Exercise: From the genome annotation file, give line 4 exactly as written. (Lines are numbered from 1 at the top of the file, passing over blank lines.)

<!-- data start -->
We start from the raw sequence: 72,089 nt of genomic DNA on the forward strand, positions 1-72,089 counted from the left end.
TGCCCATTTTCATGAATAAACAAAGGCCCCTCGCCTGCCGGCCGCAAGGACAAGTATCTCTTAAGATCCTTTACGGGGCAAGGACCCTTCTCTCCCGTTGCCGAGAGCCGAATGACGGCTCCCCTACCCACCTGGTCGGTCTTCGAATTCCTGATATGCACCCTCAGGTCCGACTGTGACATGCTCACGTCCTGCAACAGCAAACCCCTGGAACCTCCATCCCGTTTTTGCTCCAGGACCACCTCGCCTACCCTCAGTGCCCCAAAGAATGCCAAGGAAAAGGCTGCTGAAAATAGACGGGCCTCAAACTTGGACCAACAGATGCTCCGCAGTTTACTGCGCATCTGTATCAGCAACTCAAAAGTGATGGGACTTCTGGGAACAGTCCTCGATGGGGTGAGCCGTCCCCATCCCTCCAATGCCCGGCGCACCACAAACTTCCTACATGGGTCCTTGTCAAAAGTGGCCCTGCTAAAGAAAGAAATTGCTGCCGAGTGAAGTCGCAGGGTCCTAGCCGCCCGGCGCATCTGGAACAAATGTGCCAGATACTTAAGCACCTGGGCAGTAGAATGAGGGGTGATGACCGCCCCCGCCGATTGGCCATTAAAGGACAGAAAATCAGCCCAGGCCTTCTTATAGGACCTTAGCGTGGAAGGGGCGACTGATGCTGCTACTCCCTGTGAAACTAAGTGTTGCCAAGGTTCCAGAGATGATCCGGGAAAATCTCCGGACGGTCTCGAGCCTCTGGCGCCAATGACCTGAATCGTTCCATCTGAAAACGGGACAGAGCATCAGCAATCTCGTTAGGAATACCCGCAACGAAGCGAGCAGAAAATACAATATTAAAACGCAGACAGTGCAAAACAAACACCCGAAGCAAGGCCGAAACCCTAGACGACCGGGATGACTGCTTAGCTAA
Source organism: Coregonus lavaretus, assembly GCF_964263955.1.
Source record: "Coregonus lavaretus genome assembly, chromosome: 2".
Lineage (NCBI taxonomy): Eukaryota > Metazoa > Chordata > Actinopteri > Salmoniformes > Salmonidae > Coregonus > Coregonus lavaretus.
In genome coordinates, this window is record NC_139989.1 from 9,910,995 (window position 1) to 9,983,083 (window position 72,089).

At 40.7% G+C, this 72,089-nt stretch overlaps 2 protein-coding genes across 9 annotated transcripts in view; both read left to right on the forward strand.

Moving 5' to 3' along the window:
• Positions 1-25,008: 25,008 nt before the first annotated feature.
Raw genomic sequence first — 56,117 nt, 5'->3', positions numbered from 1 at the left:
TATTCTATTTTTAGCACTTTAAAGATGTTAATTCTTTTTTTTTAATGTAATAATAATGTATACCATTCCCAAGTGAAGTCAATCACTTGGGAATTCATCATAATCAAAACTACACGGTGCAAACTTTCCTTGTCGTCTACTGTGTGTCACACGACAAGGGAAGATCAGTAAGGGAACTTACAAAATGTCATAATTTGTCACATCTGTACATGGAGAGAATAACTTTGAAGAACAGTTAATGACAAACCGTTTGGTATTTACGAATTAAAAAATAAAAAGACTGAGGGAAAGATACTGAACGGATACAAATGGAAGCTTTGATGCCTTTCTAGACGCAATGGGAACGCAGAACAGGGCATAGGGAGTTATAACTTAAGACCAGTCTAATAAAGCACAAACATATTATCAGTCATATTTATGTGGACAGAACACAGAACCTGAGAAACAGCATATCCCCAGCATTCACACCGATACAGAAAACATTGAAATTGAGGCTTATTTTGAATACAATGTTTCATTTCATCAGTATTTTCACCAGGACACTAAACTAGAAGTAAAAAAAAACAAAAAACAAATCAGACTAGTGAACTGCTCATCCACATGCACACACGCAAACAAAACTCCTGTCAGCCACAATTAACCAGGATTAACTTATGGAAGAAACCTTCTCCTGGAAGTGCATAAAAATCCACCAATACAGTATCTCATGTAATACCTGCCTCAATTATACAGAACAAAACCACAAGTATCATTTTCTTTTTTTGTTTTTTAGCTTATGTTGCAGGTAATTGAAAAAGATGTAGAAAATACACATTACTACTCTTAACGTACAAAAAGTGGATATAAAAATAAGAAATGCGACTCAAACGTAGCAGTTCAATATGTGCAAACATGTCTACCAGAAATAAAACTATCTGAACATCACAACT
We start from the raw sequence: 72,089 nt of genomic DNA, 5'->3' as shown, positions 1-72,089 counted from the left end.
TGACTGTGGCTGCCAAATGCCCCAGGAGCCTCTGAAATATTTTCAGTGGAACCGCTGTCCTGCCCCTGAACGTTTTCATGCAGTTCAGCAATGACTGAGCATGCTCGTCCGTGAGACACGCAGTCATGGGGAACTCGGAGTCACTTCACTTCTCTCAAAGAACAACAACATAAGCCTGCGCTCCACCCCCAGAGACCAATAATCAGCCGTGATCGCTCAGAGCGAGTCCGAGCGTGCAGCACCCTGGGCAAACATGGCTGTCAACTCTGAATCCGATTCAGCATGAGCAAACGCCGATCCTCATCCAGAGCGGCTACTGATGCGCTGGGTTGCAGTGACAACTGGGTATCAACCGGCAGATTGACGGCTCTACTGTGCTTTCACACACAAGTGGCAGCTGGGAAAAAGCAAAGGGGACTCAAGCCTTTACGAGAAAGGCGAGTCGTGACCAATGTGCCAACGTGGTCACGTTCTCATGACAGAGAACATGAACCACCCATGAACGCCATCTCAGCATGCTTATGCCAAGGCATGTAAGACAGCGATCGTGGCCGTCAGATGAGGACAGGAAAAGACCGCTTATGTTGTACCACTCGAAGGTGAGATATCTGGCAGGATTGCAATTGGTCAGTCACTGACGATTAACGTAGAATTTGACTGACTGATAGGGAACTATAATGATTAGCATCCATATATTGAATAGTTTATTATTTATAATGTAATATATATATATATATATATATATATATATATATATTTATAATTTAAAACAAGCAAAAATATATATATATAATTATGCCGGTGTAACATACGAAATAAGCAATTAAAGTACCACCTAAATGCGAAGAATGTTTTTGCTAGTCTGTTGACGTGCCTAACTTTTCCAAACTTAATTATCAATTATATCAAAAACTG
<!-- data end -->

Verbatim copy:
Source record: "Coregonus lavaretus genome assembly, chromosome: 2".